The patient not only reported the incident to Child Protective
Services, she complained to the Medical Board that Dr. A. failed to
report child abuse. Several months later, the Medical Board sent the
mother and child with a hidden tape recorder to visit Dr. A. Although
Dr. A. reiterated his advice to the mother, he still did not report the
rape; he still did not believe a rape had occurred. Nonetheless, the
district attorney brought criminal charges against the physician for
failing to report child abuse. Dr. A. did not obtain legal
representation. He could have easily defended the failure to report
based on his reasonable belief that no abuse had occurred. Instead,
he took the advice of the district attorney to plead nolo contendere,
pay the~ fine, take probation for a short period, and eventually have
the entire incident expunged. Although the DA was aware this plea
would be grounds for revocation of his medical license, the DA did
not inform Dr. A. of that fact.
Subsequently, the Medical Board brought an action to revoke Dr.A.'s
medical license on the basis of a conviction of a crime substantially
related to the practice of medicine. The sole issue in such a case is
whether or not the conviction occurred and its relation to the
practice of medicine. Despite intense negotiations with the attorney
general, Dr. A.'s license was revoked, stayed and he was put on
probation for one year.
There are things you can do to avoid disciplinary action or minimize
A. To prevent disciplinary action, take constructive steps:
- Denude your mind of the concept it could never happen to
it could. At the current rate of enforcement, in 10 years a significant
percentage of the physicians in California Will have been
disciplined. Considering the effort and resources expended to obtain
a medical education, a little effort spent to preserve it is only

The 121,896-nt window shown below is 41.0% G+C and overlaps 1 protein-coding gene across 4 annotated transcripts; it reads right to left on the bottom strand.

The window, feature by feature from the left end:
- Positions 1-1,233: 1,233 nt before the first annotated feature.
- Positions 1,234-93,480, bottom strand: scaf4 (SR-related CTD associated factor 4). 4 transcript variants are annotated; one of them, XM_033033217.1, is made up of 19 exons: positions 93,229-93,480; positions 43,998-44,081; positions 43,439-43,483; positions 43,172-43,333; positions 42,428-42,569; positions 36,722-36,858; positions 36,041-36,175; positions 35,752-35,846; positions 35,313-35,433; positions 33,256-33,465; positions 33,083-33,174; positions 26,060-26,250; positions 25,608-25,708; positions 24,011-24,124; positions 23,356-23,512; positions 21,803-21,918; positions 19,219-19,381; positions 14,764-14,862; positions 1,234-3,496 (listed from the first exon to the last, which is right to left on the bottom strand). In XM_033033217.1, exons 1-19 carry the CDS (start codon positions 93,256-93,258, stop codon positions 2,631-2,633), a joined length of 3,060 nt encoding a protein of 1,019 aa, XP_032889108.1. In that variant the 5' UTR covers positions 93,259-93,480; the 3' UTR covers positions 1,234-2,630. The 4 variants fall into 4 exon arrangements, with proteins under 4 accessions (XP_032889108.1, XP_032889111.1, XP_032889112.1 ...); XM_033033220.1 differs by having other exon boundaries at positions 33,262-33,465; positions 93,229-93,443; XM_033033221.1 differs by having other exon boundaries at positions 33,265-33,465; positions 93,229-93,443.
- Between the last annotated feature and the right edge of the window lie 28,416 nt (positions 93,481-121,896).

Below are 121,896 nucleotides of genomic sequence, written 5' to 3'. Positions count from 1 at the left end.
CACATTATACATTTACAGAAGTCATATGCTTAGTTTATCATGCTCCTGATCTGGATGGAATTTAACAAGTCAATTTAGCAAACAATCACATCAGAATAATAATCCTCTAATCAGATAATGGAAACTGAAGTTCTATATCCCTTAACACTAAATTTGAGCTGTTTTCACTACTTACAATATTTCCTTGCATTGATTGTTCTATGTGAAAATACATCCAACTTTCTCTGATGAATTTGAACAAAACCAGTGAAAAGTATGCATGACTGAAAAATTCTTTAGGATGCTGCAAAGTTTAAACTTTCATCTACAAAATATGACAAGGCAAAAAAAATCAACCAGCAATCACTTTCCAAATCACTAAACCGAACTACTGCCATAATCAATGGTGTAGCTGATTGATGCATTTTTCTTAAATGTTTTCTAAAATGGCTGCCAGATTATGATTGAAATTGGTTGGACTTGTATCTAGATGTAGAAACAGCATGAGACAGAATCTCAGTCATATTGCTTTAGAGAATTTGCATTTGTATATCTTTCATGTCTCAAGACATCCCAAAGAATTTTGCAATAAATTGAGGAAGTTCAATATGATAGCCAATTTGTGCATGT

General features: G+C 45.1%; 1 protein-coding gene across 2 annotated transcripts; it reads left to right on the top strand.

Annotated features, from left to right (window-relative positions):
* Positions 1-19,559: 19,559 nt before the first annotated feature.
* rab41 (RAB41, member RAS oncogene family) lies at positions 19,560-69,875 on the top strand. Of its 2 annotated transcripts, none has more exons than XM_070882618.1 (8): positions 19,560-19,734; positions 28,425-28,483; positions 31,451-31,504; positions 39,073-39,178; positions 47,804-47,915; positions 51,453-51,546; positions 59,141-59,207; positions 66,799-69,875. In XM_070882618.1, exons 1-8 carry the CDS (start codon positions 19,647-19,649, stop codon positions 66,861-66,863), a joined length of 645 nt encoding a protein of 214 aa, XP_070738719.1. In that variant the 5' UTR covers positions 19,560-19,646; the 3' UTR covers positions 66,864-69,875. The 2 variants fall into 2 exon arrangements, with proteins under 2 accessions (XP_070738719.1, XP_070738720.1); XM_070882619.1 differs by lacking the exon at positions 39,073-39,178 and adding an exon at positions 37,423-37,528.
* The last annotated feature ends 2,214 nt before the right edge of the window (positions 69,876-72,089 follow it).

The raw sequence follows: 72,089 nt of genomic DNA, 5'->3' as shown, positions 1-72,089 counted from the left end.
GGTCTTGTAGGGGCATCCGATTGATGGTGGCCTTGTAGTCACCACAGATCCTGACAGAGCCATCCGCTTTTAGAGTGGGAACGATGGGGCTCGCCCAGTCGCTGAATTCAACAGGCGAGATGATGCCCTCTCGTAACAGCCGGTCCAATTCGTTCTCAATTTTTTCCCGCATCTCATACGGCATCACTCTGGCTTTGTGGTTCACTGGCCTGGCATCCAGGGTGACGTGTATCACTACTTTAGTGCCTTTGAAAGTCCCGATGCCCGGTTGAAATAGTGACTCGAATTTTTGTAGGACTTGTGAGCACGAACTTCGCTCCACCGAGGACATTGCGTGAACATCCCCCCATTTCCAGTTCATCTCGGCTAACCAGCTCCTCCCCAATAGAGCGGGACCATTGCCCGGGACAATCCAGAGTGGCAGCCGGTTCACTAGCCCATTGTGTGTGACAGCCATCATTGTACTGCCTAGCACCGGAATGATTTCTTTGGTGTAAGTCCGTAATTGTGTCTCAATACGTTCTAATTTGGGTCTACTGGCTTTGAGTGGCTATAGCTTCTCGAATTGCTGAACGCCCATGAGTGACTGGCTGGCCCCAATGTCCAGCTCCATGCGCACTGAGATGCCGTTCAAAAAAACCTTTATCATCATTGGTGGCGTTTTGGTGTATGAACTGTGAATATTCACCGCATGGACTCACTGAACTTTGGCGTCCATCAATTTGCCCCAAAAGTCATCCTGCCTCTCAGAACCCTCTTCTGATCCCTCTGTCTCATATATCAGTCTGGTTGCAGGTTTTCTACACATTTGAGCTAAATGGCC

Purchase insurance for administrative actions.
Legal representation for a Medical Board action can easily run
$50,000 -$100,000. Administrative Insurance will cover disciplinary
proceedings initiated by the Medical Board, a hospital medical staff,
HMO, PPO, Medicare Professional Review Organization (PRO), as
well as Medicare /Medicaid reimbursement disputes. This form of
insurance is not usually covered by your malpractice insurance;
however, with the increasing demand, a few malpractice carriers
have added Administrative coverage. You should check your policy
or call your agent for information. If it is available to you, it is well
worth the small additional premium.
Maintain constructive relationships with your professional
Poor interpersonal skills subject the physician to an
likelihood of receiving discipline. Abusive behavior to colleagues or
nurses creates enemies who will be unforgiving for any infraction in
quality of care, however minor. Many disciplinary actions are the
result of poor relationships with either coworkers or colleagues, not
poor medical care.
Don't isolate yourself from the medical community.
Stay involved in your physician organizations and participate in the
hospital committees. Isolation breeds suspicion. Gone are the days
of the brilliant loner physician who gains recognition on the sheer
strength of his own ideas. Staying in the community with your
colleagues reduces the risk of unnecessary criticism, gives evidence that your practice is
compatible with others and offers an opportunity to exchange
information and stay informed.
Practice within the community standard. This may sound obvious, but there are those who think they are
above the standard. Unless other physicians are persuaded this
practice is superior, physicians who practice differently, no matter
how pure their motivation, risk discipline.
Keep good medical records. The burden is on the physician to demonstrate medical indications
for treatment and prescriptions. Adequate documentation is
essential evidence to demonstrate medical indication. Without it, the
physician's care may be misinterpreted by medical experts who
review his records or distorted by poor memories or hostile motives
of former patients.
Bill carefully and conservatively.
Insurance fraud is the kiss of death. Simple errors in billing by
improperly supervised subordinates can balloon into enormous
legal battles. Supervise well-trained staff and randomly check
billing-procedures to make sure they are in compliance with your
B. To survive discipline, get competent legal
Generally, the sooner a cancer patient obtains competent medical
care, the better the outcome. The same can be said, as a general
rule, for the physician's career once disciplinary action has been
initiated. Disciplinary actions should be handled by an attorney
experienced in Administrative law. The forum and procedures in
administrative hearings are different from those in civil court. It is
not wise to turn over an administrative case to a business or estate
attorney no matter how trusted. An attorney with inadequate
experience in administrative matters can min a Physician's career.